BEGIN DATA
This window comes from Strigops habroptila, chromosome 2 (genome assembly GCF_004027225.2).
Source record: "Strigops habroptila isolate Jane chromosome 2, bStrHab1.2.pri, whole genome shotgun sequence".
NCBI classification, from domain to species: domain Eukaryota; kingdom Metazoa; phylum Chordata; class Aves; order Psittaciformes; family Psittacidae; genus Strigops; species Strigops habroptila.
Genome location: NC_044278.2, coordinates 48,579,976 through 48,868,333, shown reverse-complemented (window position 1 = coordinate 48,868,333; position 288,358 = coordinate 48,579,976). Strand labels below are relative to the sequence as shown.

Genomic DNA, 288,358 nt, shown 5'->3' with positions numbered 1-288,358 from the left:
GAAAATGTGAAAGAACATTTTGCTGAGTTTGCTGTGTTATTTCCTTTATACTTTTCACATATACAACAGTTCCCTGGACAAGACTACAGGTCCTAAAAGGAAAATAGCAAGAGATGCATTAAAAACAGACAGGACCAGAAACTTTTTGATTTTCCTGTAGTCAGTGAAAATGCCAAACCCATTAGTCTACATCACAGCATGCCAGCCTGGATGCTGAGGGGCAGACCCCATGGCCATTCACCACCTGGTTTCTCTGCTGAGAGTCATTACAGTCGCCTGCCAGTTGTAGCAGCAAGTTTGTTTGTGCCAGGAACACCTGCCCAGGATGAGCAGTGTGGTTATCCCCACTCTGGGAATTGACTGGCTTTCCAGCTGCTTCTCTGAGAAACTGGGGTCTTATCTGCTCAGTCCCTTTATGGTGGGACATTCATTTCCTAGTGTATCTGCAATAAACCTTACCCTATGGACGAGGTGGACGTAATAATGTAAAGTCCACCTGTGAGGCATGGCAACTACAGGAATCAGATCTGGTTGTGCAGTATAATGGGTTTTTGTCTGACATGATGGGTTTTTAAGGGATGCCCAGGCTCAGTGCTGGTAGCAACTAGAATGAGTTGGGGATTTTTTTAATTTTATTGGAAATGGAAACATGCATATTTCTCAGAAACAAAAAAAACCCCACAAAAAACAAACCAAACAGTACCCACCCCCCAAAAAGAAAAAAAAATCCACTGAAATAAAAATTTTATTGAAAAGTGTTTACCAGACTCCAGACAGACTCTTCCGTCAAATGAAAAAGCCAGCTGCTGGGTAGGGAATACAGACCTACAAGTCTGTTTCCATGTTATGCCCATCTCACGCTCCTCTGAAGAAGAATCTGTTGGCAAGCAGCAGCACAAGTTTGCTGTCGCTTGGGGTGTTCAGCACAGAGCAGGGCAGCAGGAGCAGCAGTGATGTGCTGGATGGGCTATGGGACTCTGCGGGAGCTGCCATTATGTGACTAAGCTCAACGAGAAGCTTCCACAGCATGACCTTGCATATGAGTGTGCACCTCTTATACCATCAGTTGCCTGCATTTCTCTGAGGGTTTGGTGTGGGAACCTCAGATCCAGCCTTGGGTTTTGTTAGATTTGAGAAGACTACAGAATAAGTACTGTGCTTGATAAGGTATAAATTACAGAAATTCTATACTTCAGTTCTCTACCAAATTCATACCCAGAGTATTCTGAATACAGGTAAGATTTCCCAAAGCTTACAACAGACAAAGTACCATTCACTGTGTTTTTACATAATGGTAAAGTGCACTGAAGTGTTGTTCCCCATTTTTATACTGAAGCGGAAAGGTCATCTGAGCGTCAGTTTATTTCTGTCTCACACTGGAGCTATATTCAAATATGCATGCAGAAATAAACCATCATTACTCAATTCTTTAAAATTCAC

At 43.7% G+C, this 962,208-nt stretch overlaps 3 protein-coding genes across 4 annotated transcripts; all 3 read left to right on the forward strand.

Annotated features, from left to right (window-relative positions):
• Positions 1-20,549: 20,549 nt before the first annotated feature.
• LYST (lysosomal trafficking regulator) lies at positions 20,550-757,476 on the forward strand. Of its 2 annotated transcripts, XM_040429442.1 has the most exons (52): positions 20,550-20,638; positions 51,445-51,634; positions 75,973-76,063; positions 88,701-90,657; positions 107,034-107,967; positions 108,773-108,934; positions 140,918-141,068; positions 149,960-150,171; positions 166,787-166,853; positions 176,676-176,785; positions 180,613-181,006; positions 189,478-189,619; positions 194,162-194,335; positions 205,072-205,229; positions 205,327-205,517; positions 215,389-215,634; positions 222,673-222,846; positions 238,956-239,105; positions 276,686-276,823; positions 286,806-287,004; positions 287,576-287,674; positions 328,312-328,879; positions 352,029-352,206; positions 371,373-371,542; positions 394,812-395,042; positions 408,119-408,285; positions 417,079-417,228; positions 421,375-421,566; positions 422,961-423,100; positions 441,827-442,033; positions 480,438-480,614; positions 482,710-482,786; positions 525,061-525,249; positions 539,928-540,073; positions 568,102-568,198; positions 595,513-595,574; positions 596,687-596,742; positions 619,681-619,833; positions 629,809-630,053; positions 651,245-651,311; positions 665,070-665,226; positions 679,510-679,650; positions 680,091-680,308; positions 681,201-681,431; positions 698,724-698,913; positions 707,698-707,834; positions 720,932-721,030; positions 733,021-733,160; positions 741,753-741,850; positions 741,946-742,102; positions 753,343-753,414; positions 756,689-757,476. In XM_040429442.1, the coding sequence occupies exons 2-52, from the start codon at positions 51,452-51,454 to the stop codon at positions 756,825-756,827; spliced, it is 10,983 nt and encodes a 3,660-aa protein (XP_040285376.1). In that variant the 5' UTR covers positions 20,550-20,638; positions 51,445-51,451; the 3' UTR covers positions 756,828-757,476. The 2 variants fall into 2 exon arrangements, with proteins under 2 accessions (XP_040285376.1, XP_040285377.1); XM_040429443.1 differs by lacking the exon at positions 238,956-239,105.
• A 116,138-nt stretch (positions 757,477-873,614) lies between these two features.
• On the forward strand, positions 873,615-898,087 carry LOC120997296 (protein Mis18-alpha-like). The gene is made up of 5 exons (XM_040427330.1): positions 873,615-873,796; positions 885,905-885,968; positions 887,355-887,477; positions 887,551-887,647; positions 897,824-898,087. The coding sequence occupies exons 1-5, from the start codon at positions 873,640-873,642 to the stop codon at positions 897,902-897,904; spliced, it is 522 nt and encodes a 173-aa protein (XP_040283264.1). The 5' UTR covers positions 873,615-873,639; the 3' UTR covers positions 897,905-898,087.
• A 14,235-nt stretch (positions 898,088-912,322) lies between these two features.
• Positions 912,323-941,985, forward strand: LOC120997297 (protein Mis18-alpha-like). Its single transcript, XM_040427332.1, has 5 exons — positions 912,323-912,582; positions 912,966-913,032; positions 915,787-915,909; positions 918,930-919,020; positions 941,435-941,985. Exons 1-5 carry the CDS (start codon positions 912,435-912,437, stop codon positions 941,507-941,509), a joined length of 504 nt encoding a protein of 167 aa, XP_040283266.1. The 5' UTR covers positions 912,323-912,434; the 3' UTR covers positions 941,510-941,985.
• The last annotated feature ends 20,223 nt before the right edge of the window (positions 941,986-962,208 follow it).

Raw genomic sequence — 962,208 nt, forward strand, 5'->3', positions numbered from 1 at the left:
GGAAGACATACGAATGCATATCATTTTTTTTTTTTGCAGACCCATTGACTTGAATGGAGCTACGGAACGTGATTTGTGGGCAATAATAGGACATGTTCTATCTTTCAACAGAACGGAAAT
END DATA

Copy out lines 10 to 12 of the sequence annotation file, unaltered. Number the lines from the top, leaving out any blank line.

• LYST (lysosomal trafficking regulator) lies at positions 20,550-757,476 on the forward strand. Of its 2 annotated transcripts, XM_040429442.1 has the most exons (52): positions 20,550-20,638; positions 51,445-51,634; positions 75,973-76,063; positions 88,701-90,657; positions 107,034-107,967; positions 108,773-108,934; positions 140,918-141,068; positions 149,960-150,171; positions 166,787-166,853; positions 176,676-176,785; positions 180,613-181,006; positions 189,478-189,619; positions 194,162-194,335; positions 205,072-205,229; positions 205,327-205,517; positions 215,389-215,634; positions 222,673-222,846; positions 238,956-239,105; positions 276,686-276,823; positions 286,806-287,004; positions 287,576-287,674; positions 328,312-328,879; positions 352,029-352,206; positions 371,373-371,542; positions 394,812-395,042; positions 408,119-408,285; positions 417,079-417,228; positions 421,375-421,566; positions 422,961-423,100; positions 441,827-442,033; positions 480,438-480,614; positions 482,710-482,786; positions 525,061-525,249; positions 539,928-540,073; positions 568,102-568,198; positions 595,513-595,574; positions 596,687-596,742; positions 619,681-619,833; positions 629,809-630,053; positions 651,245-651,311; positions 665,070-665,226; positions 679,510-679,650; positions 680,091-680,308; positions 681,201-681,431; positions 698,724-698,913; positions 707,698-707,834; positions 720,932-721,030; positions 733,021-733,160; positions 741,753-741,850; positions 741,946-742,102; positions 753,343-753,414; positions 756,689-757,476. In XM_040429442.1, the coding sequence occupies exons 2-52, from the start codon at positions 51,452-51,454 to the stop codon at positions 756,825-756,827; spliced, it is 10,983 nt and encodes a 3,660-aa protein (XP_040285376.1). In that variant the 5' UTR covers positions 20,550-20,638; positions 51,445-51,451; the 3' UTR covers positions 756,828-757,476. The 2 variants fall into 2 exon arrangements, with proteins under 2 accessions (XP_040285376.1, XP_040285377.1); XM_040429443.1 differs by lacking the exon at positions 238,956-239,105.
• A 116,138-nt stretch (positions 757,477-873,614) lies between these two features.
• On the forward strand, positions 873,615-898,087 carry LOC120997296 (protein Mis18-alpha-like). The gene is made up of 5 exons (XM_040427330.1): positions 873,615-873,796; positions 885,905-885,968; positions 887,355-887,477; positions 887,551-887,647; positions 897,824-898,087. The coding sequence occupies exons 1-5, from the start codon at positions 873,640-873,642 to the stop codon at positions 897,902-897,904; spliced, it is 522 nt and encodes a 173-aa protein (XP_040283264.1). The 5' UTR covers positions 873,615-873,639; the 3' UTR covers positions 897,905-898,087.